WordPress is great and I use it on every site I build. As I continually follow what is developed for this Content Management System, I realize that there are many things that blog owners can do to speed up their loading times. This doesn’t involve adding header codes to compress the content, rather utilizing a plugin that creates a HTML based document of your dynamic WordPress blog.
How To Cache WordPress for Maximum Efficiency
The caching techniques I’m going to be talking about later takes all of the dynamic PHP contents of your blog and puts it into a HTML document. That means this plugin takes your template (header, body, sidebar(s), footer) and articles and puts it into one document. The benefit of doing this is that the server does not need to “construct” the HTML document using various PHP calls to the MYSQL database and theme files each time a visitor loads your blog.
Let me put it to you in the simplest form possible – The difference between a cached blog and a standard WordPress install is monumental. A cached blog is like giving a person an infographic – one image with all the important information on it, organized and concise. A standard WordPress install (uncached blog) is like giving a person a 20 page report filled with text and telling them to make sense out of it. As you can see the benefits of caching your WordPress website is a very good idea.
The De Facto Standard for WordPress Caching – W3 Total Cache
This plugin combines various aspects of other plug-ins to ensure that everything is running at maximum efficiency. In this tutorial were going to look at how to set up this plugin and configure it.
Step One – Download and Install W3 Total Cache
This plugin can be found at this repository and installation with WordPress 3.0 is very easy. Simply upload it using WordPress’s built-in plug-in installation system and you’re ready to continue to step two.
Step Two – Page Cache Settings and Configuration
Caching pages will reduce the response time of your site and increase the concurrency (scale) of your web server.
All right in this step were going to be setting up the page cache for your WordPress website. Click the “W3 Total Cache” option under the settings tab in your WordPress administration area. You are now brought to the plugin’s main page with various settings and this step were just enough focus on the page cache configuration.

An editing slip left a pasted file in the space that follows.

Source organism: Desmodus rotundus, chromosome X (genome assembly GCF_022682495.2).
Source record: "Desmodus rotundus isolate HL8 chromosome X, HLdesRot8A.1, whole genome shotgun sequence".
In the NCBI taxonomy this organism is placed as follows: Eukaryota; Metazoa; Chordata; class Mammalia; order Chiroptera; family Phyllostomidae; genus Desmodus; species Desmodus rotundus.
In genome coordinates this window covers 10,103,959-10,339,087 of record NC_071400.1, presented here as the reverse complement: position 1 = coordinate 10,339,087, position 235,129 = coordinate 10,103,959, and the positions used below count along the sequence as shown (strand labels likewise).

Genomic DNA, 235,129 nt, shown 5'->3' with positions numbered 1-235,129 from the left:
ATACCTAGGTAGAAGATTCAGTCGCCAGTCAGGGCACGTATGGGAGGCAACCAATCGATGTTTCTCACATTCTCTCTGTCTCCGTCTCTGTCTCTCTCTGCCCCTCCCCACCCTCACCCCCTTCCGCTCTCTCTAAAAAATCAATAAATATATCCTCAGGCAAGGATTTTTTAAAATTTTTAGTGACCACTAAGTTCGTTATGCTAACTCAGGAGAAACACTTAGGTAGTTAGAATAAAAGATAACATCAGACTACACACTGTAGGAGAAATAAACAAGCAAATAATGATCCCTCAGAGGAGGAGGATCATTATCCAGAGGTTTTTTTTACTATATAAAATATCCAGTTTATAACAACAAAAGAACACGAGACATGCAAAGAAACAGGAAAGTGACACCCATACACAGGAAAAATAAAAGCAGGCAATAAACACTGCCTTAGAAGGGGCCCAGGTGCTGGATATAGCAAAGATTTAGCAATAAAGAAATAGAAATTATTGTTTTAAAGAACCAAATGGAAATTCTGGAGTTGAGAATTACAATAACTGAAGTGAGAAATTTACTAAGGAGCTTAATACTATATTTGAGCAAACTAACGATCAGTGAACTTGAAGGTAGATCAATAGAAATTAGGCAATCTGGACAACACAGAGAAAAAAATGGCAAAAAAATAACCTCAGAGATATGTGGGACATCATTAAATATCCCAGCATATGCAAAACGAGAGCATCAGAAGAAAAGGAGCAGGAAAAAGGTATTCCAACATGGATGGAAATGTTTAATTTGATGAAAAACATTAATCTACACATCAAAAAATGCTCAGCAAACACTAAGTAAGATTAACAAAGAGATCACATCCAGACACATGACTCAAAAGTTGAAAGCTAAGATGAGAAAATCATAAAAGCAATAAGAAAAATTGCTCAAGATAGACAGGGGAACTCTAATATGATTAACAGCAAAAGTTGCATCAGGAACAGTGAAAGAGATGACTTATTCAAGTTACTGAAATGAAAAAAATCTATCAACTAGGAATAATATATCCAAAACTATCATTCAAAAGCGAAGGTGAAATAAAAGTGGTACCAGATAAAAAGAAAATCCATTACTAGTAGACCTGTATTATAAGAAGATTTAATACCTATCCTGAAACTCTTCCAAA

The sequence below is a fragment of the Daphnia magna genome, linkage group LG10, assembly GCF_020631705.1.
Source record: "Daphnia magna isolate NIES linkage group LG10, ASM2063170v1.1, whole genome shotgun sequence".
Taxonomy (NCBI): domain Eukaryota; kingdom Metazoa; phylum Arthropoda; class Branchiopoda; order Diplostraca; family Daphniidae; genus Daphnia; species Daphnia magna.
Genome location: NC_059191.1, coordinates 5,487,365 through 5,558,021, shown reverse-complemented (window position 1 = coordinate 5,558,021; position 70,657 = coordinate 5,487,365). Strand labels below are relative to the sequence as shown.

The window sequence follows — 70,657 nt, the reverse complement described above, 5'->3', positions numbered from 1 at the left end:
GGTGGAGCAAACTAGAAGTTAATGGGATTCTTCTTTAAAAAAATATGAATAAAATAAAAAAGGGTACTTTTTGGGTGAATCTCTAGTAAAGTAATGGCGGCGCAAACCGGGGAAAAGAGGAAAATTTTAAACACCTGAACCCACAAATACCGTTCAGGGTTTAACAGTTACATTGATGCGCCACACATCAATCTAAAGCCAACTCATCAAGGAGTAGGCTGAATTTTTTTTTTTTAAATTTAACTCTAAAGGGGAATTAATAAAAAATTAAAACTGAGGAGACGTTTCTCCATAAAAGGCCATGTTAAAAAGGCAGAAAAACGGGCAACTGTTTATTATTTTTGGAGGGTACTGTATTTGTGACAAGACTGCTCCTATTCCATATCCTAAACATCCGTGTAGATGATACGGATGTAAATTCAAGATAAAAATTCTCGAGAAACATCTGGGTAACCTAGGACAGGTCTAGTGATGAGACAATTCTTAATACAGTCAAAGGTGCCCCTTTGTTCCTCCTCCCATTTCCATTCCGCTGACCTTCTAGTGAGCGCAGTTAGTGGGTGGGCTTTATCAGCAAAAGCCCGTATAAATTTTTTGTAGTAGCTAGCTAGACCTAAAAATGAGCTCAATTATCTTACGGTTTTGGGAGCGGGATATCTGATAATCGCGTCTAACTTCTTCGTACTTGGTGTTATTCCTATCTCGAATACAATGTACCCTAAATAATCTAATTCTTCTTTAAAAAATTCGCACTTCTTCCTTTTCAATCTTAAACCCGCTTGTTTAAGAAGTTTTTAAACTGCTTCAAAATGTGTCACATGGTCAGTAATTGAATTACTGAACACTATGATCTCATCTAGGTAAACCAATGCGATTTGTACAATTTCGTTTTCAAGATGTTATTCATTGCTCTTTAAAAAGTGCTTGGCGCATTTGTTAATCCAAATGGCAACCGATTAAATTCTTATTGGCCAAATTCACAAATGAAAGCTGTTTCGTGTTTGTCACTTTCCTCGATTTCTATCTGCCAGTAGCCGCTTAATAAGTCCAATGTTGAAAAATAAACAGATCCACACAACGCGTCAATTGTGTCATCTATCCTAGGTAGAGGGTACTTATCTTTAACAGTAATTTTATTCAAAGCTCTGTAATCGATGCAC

So go ahead and click the checkbox, enabling it. For most of you reading this, choosing Disk (Enhanced) is your best option for shared hosts. However if you happen to be on a dedicated or virtual server feel free to install APC caching which is what I use. Now click “save changes” to enable the caching on your site.
Step Three – Minify settings and configuration
Minification can decrease file size of HTML, CSS, JS and feeds respectively by ~10% on average.
Like in the previous step we are going to need to enable Minify for it to work on our WordPress blog, so enable it and click save changes, replicating the same option that you did in step two (IE – Disk Enhanced/APC). Now at the very top you’ll see “Minify Settings” – we’re going to need to configure it before this starts working.
Here’s what I have on my WordPress blog:
- HTML Minify settings: Enable
- JS Minify settings: Enable
- CSS Minify settings: Enable
There are a couple of them notes that you should be aware of:
- For CSS minification to work you’re going to need to add each stylesheet to the plugin by hand. For most themes the default is: wp-content/themes/YourThemeName/style.css – if you need help finding yours feel free to ask me in the comments and I’ll take a look at your site.
Step Four – Database cache settings
Caching database objects may decrease the response time of your blog by up to 100x.
This plugin will also cache your database to make it more efficient when generating a page cache. Feel free to go to the plugin’s page and enable it.
This step is pretty easy because there are no options that you need to configure specific settings page.
Step five (optional) – CDN Configuration and Settings
If you utilize a Content Delivery Network to serve your files faster to your visitors than this plugin will also rewrite your URLs to the files on the CDN. This saves you a lot of time from having to go in manually to your theme files and edit each file accordingly. If you do not have a CDN then there’s no reason to do this step – you are finished! Although I would encourage you to take advantage of MaxCDN’s offer that I wrote about earlier which you can view here.
We’re going to need to configure the CDN settings of this plugin, so please click the, “CDN Settings”. On this page there is a box for you to insert your content delivery network URL which you can obtain from your provider. Simply enter your URL and click save changes in the plug-in will automatically start using the files on the CDN and rather than on your own web hosting server.
Conclusion — A Mighty Fast (Cached) WordPress Blog
Since utilizing this plug-in on my own personal blogs and clients blogs I’ve noticed a severe increase in the responsiveness and load times of each website. If you are serious about taking your blog and expanding its reader base a fast website is critical. Luckily people like Fredrick Townes create excellent solutions to take a couple hour optimization job and turn it into a 10 minute “push-button” cache job.
Do you currently use any caching plug-in for WordPress?
How has this plug-in affected your load speed?
Do you notice a difference?
Related articles on the Internet.
- W3 Total Cache : WordPress Caching Plugin (earnblogger.com)
- WordPress Caching: What’s the best Caching Plugin? (tutorial9.net)